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Donations fund $1.5 million CT Simulator to support Island cancer patients

Donations fund $1.5 million CT Simulator to support Island cancer patients – July 4th

The Queen Elizabeth Hospital Foundation is pleased to share that with donor support the $1.5 million needed for the purchase of a new CT Simulator for the PEI Cancer Treatment Centre at the QEH has been met.

Ed Lawlor, Chair of the QEH Foundation Board, said that reaching this milestone, especially during this challenging time of COVID-19, is a testament to the generosity of the Foundation’s loyal donors.

“I would like to extend special gratitude to our dedicated individuals, volunteers, groups and partners in the business community who supported our Friends for Life campaign. We are also grateful to have received tremendous support from our dedicated telethon donors even though the 2020 QEH/Eastlink Telethon had to be cancelled.”

Of the approximate 1,000 Islanders that will be diagnosed with cancer this year, half will require some type of radiation treatment. The new CT Simulator will provide high-quality images that will allow health care professionals to more clearly identify the exact location, shape, and size of the tumour to be treated.

QEH Radiation Oncologist and Head of Radiation Oncology, Dr. Larry Pan, says the work of the Foundation and its donors is instrumental in making world-class cancer care a reality on the Island.

“The diagnosis of cancer is devastating enough, so for a cancer patient to need to temporarily relocate to receive radiation treatments would not optimally meet the needs of Islanders. Having access to care close to home is paramount to providing the best care and outcome for patients while ensuring the highest quality of life possible,” says Pan. “We don’t want just basic cancer care — we want the best possible care with modern state-of-the-art equipment. Together we are making this happen on the Island. Soon we can do even better with a new CT Simulator.”

The QEH Foundation Board and staff gratefully acknowledge the heartfelt community support behind this fundraising success and look forward to the arrival of the new CT Simulator at the QEH in the coming months.

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For more information, contact:
Helen Chapman, Director Communications and Donor Relations
902-894-2432
hpchapman@ihis.org

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QEH COVID Ease Back Phase

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ThankQ Celebration Video

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Meet Grateful Patient Eric Gallant

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QEH COVID ease back medical equipment needed – May 15, 2020

QEH RNs (L to R): Stacey Turnbull, Cynthia Adams, and Jennifer Mackay.

CHARLOTTETOWN – As the Queen Elizabeth Hospital (QEH) begins its ease back phase of the COVID-19 pandemic response, additional priority medical equipment has been identified for the QEH Foundation.

Tracey Comeau, QEH Foundation CEO, says new medical equipment is needed, and commitment requested from the QEH Foundation, to ensure the hospital can resume services while respecting enhanced monitoring and planning for the safety of patients and staff.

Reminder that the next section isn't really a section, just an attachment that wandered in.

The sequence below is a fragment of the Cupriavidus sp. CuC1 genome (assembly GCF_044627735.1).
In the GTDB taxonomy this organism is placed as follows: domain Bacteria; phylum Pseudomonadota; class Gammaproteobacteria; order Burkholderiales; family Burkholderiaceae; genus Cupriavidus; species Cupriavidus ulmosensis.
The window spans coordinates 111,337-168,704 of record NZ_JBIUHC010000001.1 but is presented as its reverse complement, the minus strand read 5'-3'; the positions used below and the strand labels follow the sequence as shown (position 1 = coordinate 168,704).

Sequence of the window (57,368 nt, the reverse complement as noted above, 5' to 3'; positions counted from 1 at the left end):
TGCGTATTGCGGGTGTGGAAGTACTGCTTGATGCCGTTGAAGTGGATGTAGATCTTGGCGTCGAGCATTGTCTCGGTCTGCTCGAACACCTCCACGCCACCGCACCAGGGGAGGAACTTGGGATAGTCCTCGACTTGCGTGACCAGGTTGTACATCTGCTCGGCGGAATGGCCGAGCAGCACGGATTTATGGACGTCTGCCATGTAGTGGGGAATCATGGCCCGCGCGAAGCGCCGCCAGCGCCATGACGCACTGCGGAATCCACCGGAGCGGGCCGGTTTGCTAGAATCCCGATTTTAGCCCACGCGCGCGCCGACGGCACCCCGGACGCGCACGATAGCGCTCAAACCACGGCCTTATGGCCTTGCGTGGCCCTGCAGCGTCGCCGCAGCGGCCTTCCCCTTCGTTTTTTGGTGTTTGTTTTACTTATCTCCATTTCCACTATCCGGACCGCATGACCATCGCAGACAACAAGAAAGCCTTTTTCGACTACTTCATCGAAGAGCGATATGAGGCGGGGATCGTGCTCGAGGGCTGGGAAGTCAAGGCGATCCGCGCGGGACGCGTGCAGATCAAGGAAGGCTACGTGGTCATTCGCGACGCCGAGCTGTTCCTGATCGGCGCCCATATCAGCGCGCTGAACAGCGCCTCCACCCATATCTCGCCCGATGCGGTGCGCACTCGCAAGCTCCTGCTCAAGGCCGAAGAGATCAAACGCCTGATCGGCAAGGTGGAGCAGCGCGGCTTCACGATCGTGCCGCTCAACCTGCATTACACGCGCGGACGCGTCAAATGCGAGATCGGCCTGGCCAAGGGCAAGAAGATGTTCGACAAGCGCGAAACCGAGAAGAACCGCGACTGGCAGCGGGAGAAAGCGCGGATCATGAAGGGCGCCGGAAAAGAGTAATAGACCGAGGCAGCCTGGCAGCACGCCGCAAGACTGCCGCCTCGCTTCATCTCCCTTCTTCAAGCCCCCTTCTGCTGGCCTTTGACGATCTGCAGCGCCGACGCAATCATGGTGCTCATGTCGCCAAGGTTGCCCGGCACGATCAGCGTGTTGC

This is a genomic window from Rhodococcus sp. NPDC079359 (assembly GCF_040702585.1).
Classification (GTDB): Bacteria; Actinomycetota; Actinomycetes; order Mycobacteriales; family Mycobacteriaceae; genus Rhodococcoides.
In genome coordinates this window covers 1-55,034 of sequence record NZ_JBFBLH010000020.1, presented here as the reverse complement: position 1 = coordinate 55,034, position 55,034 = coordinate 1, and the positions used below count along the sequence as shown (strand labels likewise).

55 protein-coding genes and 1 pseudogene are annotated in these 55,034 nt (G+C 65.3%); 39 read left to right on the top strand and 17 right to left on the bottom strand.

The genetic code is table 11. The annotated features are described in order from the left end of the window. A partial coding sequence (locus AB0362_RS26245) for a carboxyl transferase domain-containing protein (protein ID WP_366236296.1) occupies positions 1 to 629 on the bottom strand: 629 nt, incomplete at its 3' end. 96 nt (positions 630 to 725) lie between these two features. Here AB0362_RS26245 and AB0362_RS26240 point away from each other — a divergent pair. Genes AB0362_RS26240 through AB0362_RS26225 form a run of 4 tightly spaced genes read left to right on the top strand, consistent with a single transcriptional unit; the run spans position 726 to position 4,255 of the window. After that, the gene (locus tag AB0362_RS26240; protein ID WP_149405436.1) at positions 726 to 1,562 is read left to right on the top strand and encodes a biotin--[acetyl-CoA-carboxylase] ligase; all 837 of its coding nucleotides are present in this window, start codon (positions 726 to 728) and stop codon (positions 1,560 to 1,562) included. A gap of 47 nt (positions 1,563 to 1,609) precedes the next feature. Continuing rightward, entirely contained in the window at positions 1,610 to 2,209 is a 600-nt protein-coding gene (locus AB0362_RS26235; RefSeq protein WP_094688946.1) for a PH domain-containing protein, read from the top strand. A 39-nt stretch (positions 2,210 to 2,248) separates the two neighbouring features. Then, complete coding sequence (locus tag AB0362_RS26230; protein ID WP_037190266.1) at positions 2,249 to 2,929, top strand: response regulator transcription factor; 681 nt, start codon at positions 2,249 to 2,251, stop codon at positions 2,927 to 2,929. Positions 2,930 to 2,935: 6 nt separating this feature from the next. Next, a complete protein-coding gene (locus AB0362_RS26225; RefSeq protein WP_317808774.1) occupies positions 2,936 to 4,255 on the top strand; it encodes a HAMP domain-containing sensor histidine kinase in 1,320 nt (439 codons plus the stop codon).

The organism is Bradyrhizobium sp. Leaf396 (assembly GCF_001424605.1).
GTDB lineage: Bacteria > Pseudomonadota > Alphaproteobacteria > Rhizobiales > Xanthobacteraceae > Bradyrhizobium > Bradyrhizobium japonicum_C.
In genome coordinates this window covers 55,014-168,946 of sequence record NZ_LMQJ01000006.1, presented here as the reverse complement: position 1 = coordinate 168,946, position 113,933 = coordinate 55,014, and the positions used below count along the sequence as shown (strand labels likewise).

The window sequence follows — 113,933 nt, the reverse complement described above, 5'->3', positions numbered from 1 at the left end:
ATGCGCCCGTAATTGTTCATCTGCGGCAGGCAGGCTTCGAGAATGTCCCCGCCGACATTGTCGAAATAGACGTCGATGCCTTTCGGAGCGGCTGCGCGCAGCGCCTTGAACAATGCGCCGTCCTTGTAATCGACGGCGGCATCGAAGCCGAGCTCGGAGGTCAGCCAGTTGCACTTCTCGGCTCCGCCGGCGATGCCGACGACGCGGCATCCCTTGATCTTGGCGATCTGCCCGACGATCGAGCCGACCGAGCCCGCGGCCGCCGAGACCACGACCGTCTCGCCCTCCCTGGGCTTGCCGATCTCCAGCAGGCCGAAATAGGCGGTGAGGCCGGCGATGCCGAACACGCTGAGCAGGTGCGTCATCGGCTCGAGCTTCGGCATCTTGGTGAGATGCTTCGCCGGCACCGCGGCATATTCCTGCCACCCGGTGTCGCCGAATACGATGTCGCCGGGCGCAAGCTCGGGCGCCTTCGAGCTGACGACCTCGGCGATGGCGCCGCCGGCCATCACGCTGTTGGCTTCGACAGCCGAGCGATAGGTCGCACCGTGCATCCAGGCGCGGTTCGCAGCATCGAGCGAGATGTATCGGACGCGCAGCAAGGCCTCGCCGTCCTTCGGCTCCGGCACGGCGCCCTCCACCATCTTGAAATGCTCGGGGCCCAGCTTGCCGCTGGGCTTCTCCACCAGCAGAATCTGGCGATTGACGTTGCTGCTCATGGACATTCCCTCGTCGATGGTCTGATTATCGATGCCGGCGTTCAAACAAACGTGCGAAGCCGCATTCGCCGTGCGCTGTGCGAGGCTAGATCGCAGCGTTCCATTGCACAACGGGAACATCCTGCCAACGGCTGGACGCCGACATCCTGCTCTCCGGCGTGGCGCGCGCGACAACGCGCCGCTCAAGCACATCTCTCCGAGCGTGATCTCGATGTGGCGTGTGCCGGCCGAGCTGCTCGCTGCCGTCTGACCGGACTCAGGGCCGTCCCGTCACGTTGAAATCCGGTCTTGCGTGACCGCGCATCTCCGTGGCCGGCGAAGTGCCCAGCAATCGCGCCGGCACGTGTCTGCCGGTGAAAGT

“We are very grateful to donors who supported critical COVID preparation needs, to date. As QEH moves into this next phase, additional medical equipment has been requested, at a cost of $72,000,” says Comeau. “This new equipment will provide our Island’s main referral hospital with enhanced capabilities to assist healthcare providers in treating patients, now and moving forward.”

Kathy Larter, NICU and Maternal-Child Nurse Manager, says two new systems are needed to restore the use of nitrous oxide, which has been restricted at the QEH after concerns relating to potential COVID-19 transmission.

“Nitrous oxide is not only used for sedation and pain relief during childbirth, it is also administered as inhalation medication for children undergoing painful procedures. New Scavenging Nitrous Oxide Systems will allow for the safe delivery of gas while reducing the risk for exposure to others in the room.”

Larter says there is an immediate need for two systems at the QEH, one for the labour and delivery and another for pediatrics unit. The total cost for both systems is $20,000.

An additional $52,000 is required for patient monitors in the Dr. Joseph A. & Eileen McMillan Ambulatory Care Centre, to allow increased recovery room capacity.  

“Patient monitors serve an important role in endoscopy, as patients recovering from sedation must be continuously monitored to ensure vital signs remain stable,” says Tracy Diamond, Manager of Ambulatory Care Centre. “In a fast-paced and high turnover environment, the new monitors will allow an increase in recovery room capacity to accommodate the many Islanders whose procedures were postponed because of the COVID-19 pandemic.”

Donors can support the QEH Foundation’s fundraising efforts in addressing COVID recovery needs by visiting www.qehfoundation.pe.ca, calling the Foundation office at 902-894-2425, or by mail.

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For more information, contact:
Helen Chapman, Director Communications and Donor Relations
hpchapman@ihis.org